Date: Wed, 9 Jun 1999 09:59:14 EDT
Subject: Re: Zenification or Dennettization? Or both?
In a message dated 6/9/99 1:54:41 AM Central Daylight Time,
At least Dennet sticks to the more limited philosophy of Hume, and treats
the "illusion of self" as a more didactic exercise rather than a new
be embraced like zen Buddhism. The self does not have to be homoncular in
order to be treated as a legitimately existing thing in itself. Resolving
these issues is unecessary for memetics, and it was irresponsible to make
them the central theme in her book.
I think that my problem is I don't see how Dennett's work is acceptable but
Because Dennett is well respected and Blackmore is less known, and nobody
wants to be seen attacking Dennnett for fear of their own credibility?
Actually that's not MY answer, but we always have to consider the less
rational motivations as well as the more rational ones.
This is MY position, however. Dennett is a philosopher. In his own words
his job is more of asking good questions, rather than justifying answers,
though he does pronounce answers where others have done the work of
justification for him. This is what I mean when I say Dennett talks about it
more didactically, and Blackmore talks about it more assertively. Blackmore
is a psychologist. That carries with it some assumption of authority when
she makes statements that relate to the human mind and its functioning.
Being a philosopher is different - philosophers can only make sense and don't
generally carry authority all by themselves and Dennett displays this
appropriate caution. Furthermore in making her conclusions, Blackmore is far
more declarative than Dennett. For me that is a nutshell of the differences.
In fact I am still not convinced that Dennett has actually made any explicit
conclusions, though he has impliedly suggested some through his questions and
his incredible hand-wringing about how disturbing it must be for people to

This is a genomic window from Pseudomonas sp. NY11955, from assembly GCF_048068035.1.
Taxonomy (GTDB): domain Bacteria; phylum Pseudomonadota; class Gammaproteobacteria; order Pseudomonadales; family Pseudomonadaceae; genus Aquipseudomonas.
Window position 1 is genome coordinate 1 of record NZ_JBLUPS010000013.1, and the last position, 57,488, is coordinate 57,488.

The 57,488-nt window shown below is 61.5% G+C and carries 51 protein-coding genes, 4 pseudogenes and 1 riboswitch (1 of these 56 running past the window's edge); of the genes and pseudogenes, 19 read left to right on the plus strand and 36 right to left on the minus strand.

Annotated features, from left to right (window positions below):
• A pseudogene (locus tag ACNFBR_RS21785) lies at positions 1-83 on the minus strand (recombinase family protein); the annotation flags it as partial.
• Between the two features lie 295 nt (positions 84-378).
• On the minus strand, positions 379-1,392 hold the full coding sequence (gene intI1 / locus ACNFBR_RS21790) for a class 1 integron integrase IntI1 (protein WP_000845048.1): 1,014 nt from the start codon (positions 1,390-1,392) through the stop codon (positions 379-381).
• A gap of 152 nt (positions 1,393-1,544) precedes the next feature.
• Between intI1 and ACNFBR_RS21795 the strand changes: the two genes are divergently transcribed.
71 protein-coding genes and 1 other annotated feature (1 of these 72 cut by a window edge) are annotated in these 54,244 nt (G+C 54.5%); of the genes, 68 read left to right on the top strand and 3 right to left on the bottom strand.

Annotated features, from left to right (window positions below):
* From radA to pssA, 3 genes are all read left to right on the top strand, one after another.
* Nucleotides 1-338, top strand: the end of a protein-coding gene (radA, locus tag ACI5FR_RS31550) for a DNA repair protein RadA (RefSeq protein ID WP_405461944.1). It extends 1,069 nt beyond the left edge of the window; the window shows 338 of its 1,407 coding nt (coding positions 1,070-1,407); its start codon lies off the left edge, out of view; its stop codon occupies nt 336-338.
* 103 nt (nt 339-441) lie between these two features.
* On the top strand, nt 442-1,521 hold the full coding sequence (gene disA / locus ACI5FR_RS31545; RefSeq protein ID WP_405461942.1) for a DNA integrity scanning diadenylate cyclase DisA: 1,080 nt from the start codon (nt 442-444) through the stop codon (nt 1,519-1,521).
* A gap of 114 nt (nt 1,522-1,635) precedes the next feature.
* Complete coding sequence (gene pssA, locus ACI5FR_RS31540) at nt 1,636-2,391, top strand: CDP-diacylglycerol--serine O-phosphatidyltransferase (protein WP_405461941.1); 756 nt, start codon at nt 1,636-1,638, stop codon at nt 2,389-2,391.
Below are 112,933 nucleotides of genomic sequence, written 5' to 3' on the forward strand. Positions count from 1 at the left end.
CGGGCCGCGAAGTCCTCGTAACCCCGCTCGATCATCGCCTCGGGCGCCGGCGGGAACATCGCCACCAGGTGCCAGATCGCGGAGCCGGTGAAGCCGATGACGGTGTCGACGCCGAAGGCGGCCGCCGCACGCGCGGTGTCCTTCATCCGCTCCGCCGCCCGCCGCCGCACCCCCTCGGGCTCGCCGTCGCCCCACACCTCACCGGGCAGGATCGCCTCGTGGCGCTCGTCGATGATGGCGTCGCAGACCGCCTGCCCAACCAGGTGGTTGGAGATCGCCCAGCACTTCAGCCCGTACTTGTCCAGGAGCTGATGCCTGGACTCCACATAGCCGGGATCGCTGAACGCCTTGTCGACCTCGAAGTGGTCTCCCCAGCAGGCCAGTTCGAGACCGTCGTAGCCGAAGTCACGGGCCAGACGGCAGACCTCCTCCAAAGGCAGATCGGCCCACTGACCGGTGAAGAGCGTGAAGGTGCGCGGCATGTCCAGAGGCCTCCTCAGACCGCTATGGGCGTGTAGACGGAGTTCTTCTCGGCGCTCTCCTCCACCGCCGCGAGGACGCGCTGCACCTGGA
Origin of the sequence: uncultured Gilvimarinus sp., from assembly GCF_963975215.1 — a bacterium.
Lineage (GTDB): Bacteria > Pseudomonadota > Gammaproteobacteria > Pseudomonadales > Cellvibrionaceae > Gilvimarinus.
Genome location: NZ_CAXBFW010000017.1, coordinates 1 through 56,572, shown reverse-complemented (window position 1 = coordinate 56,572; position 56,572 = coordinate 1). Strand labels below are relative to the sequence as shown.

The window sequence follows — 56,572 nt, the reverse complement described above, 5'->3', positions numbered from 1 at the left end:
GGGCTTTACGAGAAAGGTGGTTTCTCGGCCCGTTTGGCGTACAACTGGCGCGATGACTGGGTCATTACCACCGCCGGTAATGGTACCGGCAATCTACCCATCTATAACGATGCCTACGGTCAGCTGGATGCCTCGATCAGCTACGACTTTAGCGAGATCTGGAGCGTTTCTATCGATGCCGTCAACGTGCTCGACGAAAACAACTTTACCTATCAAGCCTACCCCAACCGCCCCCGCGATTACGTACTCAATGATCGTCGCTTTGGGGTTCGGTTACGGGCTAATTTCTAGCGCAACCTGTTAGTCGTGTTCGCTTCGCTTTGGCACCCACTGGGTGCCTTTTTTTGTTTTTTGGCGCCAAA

imagine that there might really be no self. To that handwringing I must say
- poppycock! To the contrary most religion is based on some degree of self
denial, and humans are generally relieved to abandon if only in fantasy the
social and mental demands of being themselves.
To the extent that Dennett is denying the existence of the homoncular self, I
agree with him. If he is indeed denying all existence of self, or saying it
is "all an illusion", then I do not follow. He would be violating his
admonitions against greedy reductionism. I do accept his self as the
narrative center of gravity, but I think that he doesn't take that sort of a
self seriously enough - and perhaps he is suggesting a narrative center of
gravity self is no self at all.
If this is the case, I think that reflects a serious underestimation of the
role of language in what makes a human different from an animal - that is
consistent with the greedy reductionism of behaviorism. I can at least
credit him with reading the continuing status of behaviorism and its dominant
role in psychology. He certainly speaks for the Zeitgist on that point,
though he fails to employ his own tools of rational criticism which he so
capably describes. He is also failing to acknowlege the significance of a
body of evidence that shows language (which would be the basis of a narrative
self) is not just learned, but that humans are probably *genetically* wired
for that function. Blackmore also reflects that same behavorist greedy
reductionism by trying to place the importance on imitation rather than
squarely on language. I understand that research since her publication is
already eroding that hypothesis severely though I haven't had the time to go
over these new developments myself.
Dennett lays the foundations for an intelligent emergent materialism in DDI
by clearly stating both the usefulness of reductionism and warning about the
myopia of compulsive reductionism. That message is obviously lost on
Blackmore. It may even be lost on Dennett, though I credit him for at least
enunciating it very well in DDI.
Anyhow, I do see some nuances of difference between Blackmore and Dennett,
and their presentation of these points clearly take on different character.
But I am open to the possibility that they are actually in agreement. If
they are, then I say it is loss of perspective that is sorely needed to keep
memetics from sinking into the role of the next new age cocktail science. I
think Blackmore has provided more than enough ammunition for that accusation
- especially when combined with the heavy symbolic endorsements by Dennett
This was distributed via the memetics list associated with the
Journal of Memetics - Evolutionary Models of Information Transmission
For information about the journal and the list (e.g. unsubscribing)